Felix Herrmann, Ph.D.

Computational Imaging
Georgia Institute of Technology
Recruited: 2017

Felix Herrmann has made significant innovations in computational imaging, which uses large amounts of data to create an image in situations where you can’t just take a picture.

Herrmann’s work is enabling detailed seismic imaging of the earth’s subsurface at a fraction of the cost of other techniques. This allows oil and gas extraction companies to pinpoint locations of natural resources with less investment in exploration, while reducing harm to the environment. The same techniques could also be used to advance other types of imaging, such as biomedical imaging.  

Seismic imaging enhances seismic exploration, or the search for oil, gas and mineral reserves beneath the earth’s surface. To create these images, engineers introduce controlled vibrations into the ground by using dynamite, a pneumatic air gun or a large machine that creates sound waves. The researchers then measure how these vibrations travel beneath the surface of the earth, 10 kilometers deep. They analyze how the sound waves echo and bounce and use the data to determine the kind of material the sound waves encountered.

Seismic imaging is one of the most complex and difficult types of imaging, because the earth’s subsurface is so highly varied and our knowledge of it is limited. Though this imaging problem is challenging, it’s also an essential step before drilling for oil or gas. Drilling a single well can cost as much as $250 million, depending on its depth and location. With these costs, it’s important for oil and gas companies to know exactly where the resources are before they start drilling.

However, seismic surveying is also expensive: It costs between $10 million to $200 million to survey an area of about 100 square miles wide and 10-20 kilometers deep. This is where Herrmann’s innovations are changing the game.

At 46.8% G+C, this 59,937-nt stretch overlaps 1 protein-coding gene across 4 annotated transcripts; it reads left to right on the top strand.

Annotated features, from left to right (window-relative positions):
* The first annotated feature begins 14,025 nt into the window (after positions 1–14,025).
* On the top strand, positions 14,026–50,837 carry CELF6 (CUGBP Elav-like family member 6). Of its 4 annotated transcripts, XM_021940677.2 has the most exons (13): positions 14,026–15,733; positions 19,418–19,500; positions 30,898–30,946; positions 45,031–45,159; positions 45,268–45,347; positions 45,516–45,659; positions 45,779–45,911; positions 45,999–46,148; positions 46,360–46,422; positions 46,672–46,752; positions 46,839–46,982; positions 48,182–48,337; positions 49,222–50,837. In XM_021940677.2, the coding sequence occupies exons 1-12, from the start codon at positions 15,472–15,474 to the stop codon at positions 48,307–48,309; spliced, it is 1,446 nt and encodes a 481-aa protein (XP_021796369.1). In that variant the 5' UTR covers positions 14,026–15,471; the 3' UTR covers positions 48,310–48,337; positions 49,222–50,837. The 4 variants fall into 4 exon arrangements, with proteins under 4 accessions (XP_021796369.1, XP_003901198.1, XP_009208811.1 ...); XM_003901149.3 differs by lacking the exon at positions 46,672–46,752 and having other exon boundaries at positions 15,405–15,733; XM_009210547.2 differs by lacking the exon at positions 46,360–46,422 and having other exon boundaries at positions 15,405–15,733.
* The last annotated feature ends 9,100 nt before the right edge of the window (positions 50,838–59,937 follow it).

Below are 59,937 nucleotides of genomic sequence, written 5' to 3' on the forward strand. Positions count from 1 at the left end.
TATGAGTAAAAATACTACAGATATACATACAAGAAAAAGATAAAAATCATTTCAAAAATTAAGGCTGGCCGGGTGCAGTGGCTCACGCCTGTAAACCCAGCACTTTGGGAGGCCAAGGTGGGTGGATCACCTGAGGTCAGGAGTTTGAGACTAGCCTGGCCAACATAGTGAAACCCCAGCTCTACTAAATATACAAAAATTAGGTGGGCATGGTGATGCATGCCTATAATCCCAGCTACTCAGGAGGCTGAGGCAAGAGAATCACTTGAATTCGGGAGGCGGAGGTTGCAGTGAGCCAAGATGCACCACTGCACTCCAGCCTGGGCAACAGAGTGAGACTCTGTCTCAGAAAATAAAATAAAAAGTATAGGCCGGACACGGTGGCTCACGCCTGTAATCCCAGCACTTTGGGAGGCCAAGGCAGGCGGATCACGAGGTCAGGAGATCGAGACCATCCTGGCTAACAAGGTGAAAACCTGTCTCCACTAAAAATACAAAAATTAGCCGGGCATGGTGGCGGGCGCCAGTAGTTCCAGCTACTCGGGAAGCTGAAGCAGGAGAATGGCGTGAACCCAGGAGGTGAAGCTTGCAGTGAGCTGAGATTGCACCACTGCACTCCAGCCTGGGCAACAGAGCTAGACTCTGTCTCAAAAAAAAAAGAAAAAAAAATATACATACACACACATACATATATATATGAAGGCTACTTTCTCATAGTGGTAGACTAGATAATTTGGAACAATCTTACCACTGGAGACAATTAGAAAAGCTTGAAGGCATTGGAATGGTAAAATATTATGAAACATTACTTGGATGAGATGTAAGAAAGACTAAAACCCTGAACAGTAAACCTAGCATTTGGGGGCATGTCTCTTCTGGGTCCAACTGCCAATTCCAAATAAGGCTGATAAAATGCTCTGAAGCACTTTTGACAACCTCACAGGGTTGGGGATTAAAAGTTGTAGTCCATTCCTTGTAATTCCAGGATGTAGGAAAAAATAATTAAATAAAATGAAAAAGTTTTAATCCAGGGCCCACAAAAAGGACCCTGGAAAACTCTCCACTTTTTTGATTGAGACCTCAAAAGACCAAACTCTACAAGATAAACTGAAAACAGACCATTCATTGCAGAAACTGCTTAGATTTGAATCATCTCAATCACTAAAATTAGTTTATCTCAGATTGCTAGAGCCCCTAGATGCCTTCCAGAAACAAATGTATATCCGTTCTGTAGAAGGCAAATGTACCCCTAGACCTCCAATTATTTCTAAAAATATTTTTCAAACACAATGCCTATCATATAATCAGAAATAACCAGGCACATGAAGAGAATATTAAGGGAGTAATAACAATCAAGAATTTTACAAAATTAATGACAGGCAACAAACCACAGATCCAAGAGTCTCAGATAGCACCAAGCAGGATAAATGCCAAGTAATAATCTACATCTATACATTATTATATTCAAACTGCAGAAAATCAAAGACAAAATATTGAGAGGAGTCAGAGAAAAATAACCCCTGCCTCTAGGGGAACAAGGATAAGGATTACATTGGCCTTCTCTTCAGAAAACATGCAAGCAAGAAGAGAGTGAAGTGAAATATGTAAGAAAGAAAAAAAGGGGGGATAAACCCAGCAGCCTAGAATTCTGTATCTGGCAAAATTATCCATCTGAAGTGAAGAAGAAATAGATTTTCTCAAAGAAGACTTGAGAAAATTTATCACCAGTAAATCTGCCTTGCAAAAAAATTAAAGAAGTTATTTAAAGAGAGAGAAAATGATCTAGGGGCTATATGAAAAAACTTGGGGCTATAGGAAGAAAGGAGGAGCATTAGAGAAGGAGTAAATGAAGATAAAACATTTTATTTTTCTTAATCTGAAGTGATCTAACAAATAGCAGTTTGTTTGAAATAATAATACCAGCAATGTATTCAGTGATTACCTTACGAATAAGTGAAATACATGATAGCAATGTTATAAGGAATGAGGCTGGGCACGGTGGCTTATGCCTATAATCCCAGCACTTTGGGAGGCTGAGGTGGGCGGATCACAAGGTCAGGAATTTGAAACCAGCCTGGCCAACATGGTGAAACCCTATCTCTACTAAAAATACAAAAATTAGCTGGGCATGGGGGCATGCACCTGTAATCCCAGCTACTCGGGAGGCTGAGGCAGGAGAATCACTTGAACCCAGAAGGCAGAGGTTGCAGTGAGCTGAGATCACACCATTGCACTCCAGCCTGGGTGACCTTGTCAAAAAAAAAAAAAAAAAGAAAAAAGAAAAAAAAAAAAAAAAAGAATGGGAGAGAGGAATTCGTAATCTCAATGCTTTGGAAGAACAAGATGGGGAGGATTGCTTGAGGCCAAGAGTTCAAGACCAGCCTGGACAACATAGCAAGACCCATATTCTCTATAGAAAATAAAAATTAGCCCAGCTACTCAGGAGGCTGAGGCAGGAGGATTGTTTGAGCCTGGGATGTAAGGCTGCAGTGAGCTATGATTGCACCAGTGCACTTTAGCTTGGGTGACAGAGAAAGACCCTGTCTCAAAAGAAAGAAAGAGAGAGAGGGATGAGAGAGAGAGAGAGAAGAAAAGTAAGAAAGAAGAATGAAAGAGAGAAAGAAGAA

In the early 2000s, a team of mathematicians and computer scientists pioneered a computational technique called “compressive sensing.” Herrmann led this team in applying the theoretical concept of compressive sensing to the real-world problem of seismic imaging, launching an entirely new field. His breakthrough has already made the seismic data acquisition process up to ten times more efficient, reducing its cost and environmental impact significantly. 

In contrast to the old approach, which required a dense grid of sampling, compressive sensing uses a much sparser array of samples, then recreates the more densely sampled data using advanced mathematical and computational techniques.

Herrmann and his team have developed and refined techniques for random sampling by fundamentally changing established practices in the field: They’ve found optimization approaches that can provide an accurate image while collecting much less raw data. Since this means less data to process and store, the survey is quicker, cheaper and less damaging to the environment. Their techniques are now being applied by leading companies in the industry.  

Another area where Herrmann and his research team have made significant contributions is the field of full wave-form inversion. The technique uses all aspects of data recorded at the subsurface — not just how long it takes the sound wave to echo back, but all the little distortions and changes the waveforms experience on the way. Herrmann has developed techniques that speed up the computations by as much as a factor of ten and that make this technology work even when the initial variables are spotty or poorly defined. These approaches both draw on principles from machine learning.

At Georgia Tech, Herrmann pursues collaborations and public-private partnerships with providers of cloud-based computing, enabling the next generation of computational imaging. His working group brings together experts in mathematics, computer science, geophysics and engineering to solve these problems. And the wealth of cross-disciplinary expertise and resources at Georgia Tech is allowing Herrmann to tackle the greatest imaging challenges in a number of fields. 


  • Computational imaging
  • Seismic data acquisition, processing and inversion
  • Wave-equation based imaging
  • Compressive sensing
  • Large-scale optimization 

Straight from the Scholar

“What attracted me to Georgia Tech is there is so much collaboration among different departments. To make progress, we need people who are well-versed in all these different fields. Georgia Tech is also offering me the resources to explore setting up computational ability in the cloud rather than relying on our own cluster, which would be a first for a seismic imaging group.”